A retrospective analysis of their request forms and soft copy of CT images was reviewed independently by two consultant radiologists. In cases where they disagreed, they sat down together to come to an agreement. A pro forma was used to document the obtained information and the findings were documented. All data were entered, tabulated, and analyzed using the Statistical Package for the Social Sciences (SPSS 23, Armonk, NY, USA: IBM Corp). Frequency distributions (proportions), graphs, charts, and tables were drawn.


  Results Top


Eighty-one adult patients with seizures who were in the age range of 20 years and above were reviewed within the 24-month period. Fifty-two (64.2%) patients of the study population were male and 29 (35.8%) were female (M:F = 1.8:1). The population distribution is shown in [Table 1]. The most affected age group was patients within the third decade of life (age range, 20–29), constituting 30.9% of the study population, while the least affected were the elderly who were 70 years and above, making up 4.9% of the population. All the patients under review presented with seizure disorders. However, 18 patients (19.1%) also had headache as an associated symptom either before or after seizures, followed closely by hemiparesis which was seen in 18.1% [Table 2]. Other associated symptoms are irrational behavior (16%), background history of trauma (13.8%), retroviral disease (11.7%), loss of consciousness (11.7%), and hypertension (9.6%). The least associated presenting symptom is those with background history of hypertension which was 9 (9.6%).
Table 1: The demography of the patient based on age and sex distribution

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Table 2: The frequency of associated clinical information

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For the imaging findings, more than a quarter (26.7%) of the patients showed normal brain scan, while 73.3% had one form of abnormality or the other. Among the abnormal findings, 25 patients showed effacement or dilatation of the lateral ventricles, which constituted 18.5% of the total population [Table 3] and [Figure 1]. Only one patient each showed a serpiginous vascular mass and arteriovenous malformation (0.7% each). Other findings, in order of frequency of occurrence, are cerebral hypodensity (18.5%), prominent sulci (12.6%), cerebral atrophy (8.2%), cerebral cystic (8.2%), solid (2.2%) and calcific masses (1.5%), dilated 3rd/4th ventricles, and eroded cranial floor. Other findings that include intracranial foreign bodies, sulci effacement, and cranial fracture constituted about 14.8%.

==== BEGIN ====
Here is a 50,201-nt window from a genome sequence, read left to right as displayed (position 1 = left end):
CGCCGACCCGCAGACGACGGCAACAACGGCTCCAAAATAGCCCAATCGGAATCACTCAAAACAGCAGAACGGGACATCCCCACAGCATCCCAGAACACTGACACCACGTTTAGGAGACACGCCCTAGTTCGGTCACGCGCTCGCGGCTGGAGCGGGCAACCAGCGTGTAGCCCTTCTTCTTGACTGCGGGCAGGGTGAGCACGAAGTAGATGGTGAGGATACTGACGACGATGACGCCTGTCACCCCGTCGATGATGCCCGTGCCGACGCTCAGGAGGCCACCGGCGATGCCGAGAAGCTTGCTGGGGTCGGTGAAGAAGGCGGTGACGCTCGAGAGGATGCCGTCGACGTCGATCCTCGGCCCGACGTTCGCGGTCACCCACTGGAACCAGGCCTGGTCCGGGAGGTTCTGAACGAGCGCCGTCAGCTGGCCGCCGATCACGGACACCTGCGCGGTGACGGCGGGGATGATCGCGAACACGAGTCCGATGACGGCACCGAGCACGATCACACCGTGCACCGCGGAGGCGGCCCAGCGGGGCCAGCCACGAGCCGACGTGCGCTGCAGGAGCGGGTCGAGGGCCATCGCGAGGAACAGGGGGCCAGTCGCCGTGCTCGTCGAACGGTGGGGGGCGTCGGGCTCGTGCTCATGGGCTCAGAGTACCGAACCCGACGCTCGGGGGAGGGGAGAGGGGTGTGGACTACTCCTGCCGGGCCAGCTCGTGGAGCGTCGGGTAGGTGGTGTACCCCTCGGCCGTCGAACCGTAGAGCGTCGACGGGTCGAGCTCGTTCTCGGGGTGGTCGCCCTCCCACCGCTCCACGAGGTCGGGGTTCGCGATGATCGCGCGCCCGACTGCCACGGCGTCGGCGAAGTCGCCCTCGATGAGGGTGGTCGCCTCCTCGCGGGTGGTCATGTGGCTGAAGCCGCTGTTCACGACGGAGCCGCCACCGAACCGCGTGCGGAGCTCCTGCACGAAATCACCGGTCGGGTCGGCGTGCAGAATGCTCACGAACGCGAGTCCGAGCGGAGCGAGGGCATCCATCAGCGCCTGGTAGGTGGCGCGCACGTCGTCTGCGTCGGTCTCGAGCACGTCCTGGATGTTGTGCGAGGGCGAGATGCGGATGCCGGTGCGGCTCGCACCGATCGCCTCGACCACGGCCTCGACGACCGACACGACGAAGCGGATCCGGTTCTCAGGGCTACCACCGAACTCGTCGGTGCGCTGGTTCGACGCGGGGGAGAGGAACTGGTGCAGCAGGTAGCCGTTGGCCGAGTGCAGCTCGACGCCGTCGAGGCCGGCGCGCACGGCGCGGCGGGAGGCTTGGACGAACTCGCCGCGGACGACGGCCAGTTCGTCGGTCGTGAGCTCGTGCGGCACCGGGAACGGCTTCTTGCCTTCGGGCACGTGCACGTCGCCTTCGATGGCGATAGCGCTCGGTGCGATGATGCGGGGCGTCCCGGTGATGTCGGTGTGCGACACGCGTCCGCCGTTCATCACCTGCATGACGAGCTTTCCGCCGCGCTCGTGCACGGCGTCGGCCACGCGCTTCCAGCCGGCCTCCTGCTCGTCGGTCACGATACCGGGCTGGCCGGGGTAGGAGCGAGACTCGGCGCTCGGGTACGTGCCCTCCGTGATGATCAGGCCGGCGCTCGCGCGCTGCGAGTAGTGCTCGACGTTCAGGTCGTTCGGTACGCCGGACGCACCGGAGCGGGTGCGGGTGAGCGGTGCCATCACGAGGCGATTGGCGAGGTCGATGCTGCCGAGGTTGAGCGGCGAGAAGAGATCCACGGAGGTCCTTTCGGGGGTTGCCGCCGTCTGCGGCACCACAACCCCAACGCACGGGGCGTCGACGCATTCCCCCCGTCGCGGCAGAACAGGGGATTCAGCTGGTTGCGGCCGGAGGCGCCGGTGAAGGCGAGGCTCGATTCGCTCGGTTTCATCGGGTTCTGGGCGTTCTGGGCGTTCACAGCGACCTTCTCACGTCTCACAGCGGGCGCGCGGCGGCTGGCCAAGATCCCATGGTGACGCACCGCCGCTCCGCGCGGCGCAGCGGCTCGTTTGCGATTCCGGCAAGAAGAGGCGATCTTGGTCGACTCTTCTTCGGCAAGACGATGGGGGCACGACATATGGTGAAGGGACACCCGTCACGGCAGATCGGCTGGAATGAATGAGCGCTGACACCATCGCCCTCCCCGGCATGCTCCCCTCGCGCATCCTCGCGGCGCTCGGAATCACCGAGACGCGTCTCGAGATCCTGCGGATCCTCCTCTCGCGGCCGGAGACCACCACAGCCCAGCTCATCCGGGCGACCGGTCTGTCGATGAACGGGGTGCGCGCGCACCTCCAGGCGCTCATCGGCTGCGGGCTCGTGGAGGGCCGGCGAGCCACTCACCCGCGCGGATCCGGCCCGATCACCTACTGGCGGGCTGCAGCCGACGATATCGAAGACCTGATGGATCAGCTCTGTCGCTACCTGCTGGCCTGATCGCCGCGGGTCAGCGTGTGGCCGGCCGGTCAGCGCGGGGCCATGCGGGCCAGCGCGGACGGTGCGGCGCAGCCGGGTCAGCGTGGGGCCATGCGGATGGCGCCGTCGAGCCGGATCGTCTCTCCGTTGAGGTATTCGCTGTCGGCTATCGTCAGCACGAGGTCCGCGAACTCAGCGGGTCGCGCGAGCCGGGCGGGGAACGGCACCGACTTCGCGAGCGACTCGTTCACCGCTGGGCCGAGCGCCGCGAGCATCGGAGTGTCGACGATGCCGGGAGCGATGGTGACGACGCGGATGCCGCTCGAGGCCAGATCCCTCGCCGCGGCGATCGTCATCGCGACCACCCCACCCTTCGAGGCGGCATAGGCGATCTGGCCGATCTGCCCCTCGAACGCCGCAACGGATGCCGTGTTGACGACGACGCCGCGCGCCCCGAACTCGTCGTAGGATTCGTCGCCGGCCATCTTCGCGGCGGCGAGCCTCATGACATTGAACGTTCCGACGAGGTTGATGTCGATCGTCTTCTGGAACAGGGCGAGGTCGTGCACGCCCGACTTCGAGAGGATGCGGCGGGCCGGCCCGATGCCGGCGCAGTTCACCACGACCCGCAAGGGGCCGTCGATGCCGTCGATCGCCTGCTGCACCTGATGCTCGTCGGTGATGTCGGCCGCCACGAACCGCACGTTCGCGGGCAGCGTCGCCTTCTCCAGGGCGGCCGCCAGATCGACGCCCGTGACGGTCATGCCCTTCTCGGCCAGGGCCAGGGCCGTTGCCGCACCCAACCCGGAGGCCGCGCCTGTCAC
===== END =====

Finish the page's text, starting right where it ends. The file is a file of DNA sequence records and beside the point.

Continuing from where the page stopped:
Table 3: The frequency of associated clinical information

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Figure 1: Shows hypodense frontal areas bilaterally. There are also hypodense cerebral areas in the right parietal side. There is effacement of the anterior horn of the left lateral ventricle

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  Discussion Top


The obtained results showed a male preponderance of 64.2%, with a male-to-female ratio of 1.8:1. This agrees with the findings of Muralidhar and Venugopal and Hirani and Shrivastva whose analysis yielded 1.85:1 and 1.8:1, respectively.[12],[13] This also agrees with many other authors around the world.[4],[8],[14] However, the findings of Kaur et al. and Ezeala-Adikaibe et al. showed ratios of 1.7:1 and 1.34:1 which differ from our findings and many other ratios around the world.[15],[16] Further, Paul et al. insisted that the gender preponderance differs in different African countries, with some West African studies differing from those from East Africa.[17] However, Owolabiand Ogunniyi stated that the male preponderance of 1:8 in their study is similar to the findings in other studies among Africans and Caucasians.[18],[19] This male preponderance has been attributed to the pattern of hospital attendance in this environment where males are exposed to more occupational and social epileptogenic insults, such as head injury.[18] It is also thought that, in most parts of Africa, males do readily present to hospitals since they are the main sponsors of most family visits when health challenges occur.[20]

The most affected age group who presented for the CT imaging was within the third decade of life (ages 20–29), constituting 30.9% of the study population. This age distribution and those found in other studies in Nigeria appear similar to that described among the Caucasians.[3] However, this is low compared to Jallon et al., who stated that 57% of their patients were within the second decade of life.[21] Our study and those of many others confirm that patients in the second decade of life are most affected.[3],[12],[13] Whatever the value of sex preponderance, this high prevalence in young adults has important consequences for both the workforce and community structures.[17]